Southern District

Apple Inc. (AAPL) executives were prepared to abandon plans to enter the e-book business on the eve of the company’s 2010 debut of the iPad, Penguin Group USA Inc. Chief Executive Officer David Shanks testified in the U.S. government’s civil antitrust trial against Apple.

Shanks, called on the second day of the trial in Manhattan federal court, yesterday described his company’s decision to sign a deal known as an agency agreement for Apple to sell Penguin’s electronic books. He said Penguin signed on after initially resisting Apple’s pricing model.

Pearson Plc’s Penguin unit said it reached a $75 million settlement of antitrust claims by 33 states and consumers over electronic-book pricing.

Penguin, which was sued last year for allegedly participating in a conspiracy with other publishers and Apple Inc. (AAPL) to fix the price of e-books, announced the settlement in a statement today. The company resolved related claims with the U.S. Justice Department in December.

Pearson Plc (PSON)’s Penguin unit must participate in a June trial in which the U.S. alleges an electronic book price-fixing conspiracy with Apple Inc., a judge ordered.

U.S. District Judge Denise Cote in New York yesterday also ordered Penguin to provide its initial witness list by March 1. Penguin has until March 15 to file a motion if it decides not to defend against the lawsuit and to request to hear the testimony of two of its executives at the trial.

Three independent bookstores have filed a class action suit against Amazon and all of the big-six publishers, alleging that the proprietary digital rights management tools Amazon uses on ebooks serve to create a monopoly. The indies say publisher contracts calling for the use of this DRM, which like most forms of DRM prohibits readers from copying ebooks or reading them on non-authorized devices, restrain ebook sales and that Amazon “has unlawfully monopolized or attempted to monopolize the market for ebooks in the United States.”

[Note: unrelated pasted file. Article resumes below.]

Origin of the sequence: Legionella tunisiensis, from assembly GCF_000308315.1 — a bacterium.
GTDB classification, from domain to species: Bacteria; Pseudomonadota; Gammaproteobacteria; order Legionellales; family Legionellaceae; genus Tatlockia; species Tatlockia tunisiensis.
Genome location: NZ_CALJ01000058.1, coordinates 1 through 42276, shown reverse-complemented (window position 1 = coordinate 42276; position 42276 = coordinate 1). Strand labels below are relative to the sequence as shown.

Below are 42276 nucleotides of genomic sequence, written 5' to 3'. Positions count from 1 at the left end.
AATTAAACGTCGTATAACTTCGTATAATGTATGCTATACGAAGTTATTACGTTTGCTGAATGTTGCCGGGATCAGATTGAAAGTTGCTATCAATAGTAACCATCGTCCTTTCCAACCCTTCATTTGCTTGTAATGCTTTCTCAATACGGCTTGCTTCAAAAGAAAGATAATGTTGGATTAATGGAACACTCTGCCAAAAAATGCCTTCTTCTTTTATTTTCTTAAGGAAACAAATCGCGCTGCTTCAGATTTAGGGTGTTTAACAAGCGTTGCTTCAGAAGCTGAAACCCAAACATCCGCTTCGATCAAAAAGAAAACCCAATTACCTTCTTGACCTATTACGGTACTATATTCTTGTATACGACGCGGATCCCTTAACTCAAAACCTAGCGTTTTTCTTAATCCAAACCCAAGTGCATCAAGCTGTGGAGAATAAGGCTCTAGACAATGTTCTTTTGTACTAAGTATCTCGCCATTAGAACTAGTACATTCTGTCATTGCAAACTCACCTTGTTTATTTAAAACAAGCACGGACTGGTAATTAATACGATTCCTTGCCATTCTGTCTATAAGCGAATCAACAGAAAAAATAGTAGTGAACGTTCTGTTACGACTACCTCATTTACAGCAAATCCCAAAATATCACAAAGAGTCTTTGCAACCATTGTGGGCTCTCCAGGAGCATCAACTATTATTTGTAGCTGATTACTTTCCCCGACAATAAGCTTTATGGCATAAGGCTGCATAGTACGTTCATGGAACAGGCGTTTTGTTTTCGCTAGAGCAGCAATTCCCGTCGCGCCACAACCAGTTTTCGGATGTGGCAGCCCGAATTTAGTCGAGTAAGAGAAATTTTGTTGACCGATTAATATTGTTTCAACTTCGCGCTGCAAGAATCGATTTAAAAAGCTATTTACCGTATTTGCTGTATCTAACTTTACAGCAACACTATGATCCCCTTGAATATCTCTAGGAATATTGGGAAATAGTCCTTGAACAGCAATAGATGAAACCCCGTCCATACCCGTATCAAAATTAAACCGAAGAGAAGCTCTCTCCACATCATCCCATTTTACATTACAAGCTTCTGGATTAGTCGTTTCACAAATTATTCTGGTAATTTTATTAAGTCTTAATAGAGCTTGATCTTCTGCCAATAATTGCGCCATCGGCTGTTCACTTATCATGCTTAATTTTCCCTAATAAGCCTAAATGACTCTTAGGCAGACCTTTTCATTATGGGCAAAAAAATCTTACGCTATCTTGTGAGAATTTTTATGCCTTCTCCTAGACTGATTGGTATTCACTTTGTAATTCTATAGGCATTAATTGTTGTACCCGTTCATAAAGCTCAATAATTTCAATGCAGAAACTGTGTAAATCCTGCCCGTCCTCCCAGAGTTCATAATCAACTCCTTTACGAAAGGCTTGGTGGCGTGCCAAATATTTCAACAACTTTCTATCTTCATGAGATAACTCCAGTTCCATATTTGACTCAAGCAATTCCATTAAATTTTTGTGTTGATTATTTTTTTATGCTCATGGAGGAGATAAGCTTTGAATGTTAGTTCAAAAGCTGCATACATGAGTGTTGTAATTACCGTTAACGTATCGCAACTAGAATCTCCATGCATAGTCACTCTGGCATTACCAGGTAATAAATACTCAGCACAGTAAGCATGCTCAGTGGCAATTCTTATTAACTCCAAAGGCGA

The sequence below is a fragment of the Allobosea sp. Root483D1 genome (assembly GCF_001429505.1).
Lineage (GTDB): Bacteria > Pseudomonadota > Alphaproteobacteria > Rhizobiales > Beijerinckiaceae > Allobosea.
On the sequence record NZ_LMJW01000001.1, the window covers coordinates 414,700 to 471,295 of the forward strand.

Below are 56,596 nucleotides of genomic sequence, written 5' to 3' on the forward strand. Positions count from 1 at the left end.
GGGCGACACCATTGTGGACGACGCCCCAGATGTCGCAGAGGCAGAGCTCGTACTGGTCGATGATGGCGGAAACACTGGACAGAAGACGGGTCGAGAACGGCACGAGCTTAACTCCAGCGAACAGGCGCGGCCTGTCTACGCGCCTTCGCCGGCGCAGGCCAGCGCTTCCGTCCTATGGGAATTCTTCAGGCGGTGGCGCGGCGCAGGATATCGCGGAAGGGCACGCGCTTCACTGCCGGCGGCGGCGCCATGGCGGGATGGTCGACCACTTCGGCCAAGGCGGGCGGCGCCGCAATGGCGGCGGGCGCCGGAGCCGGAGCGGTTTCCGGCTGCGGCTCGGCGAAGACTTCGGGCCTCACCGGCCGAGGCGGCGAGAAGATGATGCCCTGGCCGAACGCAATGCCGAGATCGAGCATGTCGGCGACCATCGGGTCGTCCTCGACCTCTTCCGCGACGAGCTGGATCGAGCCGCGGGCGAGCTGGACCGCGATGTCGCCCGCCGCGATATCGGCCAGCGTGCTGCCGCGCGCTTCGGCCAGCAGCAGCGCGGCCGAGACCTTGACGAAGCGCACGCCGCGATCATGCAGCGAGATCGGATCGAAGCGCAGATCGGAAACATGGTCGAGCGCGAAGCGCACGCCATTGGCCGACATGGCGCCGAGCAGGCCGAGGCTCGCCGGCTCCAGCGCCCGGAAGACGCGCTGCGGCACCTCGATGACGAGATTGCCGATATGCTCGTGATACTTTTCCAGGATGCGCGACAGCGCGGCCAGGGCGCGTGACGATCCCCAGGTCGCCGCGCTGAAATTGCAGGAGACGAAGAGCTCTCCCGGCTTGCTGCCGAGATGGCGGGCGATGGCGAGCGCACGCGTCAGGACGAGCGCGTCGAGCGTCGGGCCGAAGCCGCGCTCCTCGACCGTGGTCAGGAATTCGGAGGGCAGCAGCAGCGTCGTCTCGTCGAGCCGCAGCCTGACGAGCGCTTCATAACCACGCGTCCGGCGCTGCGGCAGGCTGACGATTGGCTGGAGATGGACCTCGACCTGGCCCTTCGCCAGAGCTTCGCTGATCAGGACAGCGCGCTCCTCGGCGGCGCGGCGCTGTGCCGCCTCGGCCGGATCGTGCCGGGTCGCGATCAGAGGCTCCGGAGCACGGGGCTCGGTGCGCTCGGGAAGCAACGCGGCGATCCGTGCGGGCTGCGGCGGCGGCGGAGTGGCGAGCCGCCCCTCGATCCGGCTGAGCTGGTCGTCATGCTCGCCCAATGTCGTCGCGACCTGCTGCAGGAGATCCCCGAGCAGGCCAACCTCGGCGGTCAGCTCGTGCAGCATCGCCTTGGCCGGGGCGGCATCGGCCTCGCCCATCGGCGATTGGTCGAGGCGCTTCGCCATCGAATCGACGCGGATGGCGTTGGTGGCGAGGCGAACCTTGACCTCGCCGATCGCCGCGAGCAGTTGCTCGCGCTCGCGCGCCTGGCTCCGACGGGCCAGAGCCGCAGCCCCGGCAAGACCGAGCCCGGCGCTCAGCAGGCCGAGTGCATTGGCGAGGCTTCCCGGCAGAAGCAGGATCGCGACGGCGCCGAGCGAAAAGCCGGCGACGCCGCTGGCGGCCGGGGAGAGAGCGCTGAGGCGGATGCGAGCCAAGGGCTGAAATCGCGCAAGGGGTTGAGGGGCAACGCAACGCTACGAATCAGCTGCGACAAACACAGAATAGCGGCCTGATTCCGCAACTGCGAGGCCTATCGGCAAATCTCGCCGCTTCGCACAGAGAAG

Many ebook buying consumers in 49 states will soon receive payments as a result of the states’ settlement with publishers HarperCollins, Hachette and Simon & Schuster. The states have provided a few more details about how those payments will work and have changed some things slightly.

In a document filed with the U.S. District Court for the Southern District of New York, the states’ attorneys lay out two modifications to their original settlement:

US book publisher Houghton Mifflin Harcourt (HMH) has moved quickly to secure funding after filing for Chapter 11 bankruptcy early this week. This means that many of its unsecured creditors - including printer RR Donnelley and print manager Williams Lea - will likely be paid some, if not all, of the millions of dollars owed them. In its original bankruptcy filing in New York's Southern District Monday, the Boston publisher of Mark Twain and Curious George listed $2.68bn in assets and $3.53bn in debt. Among its leading unsecured creditors are Chicago-based RR Donnelley and Williams Lea, who are each

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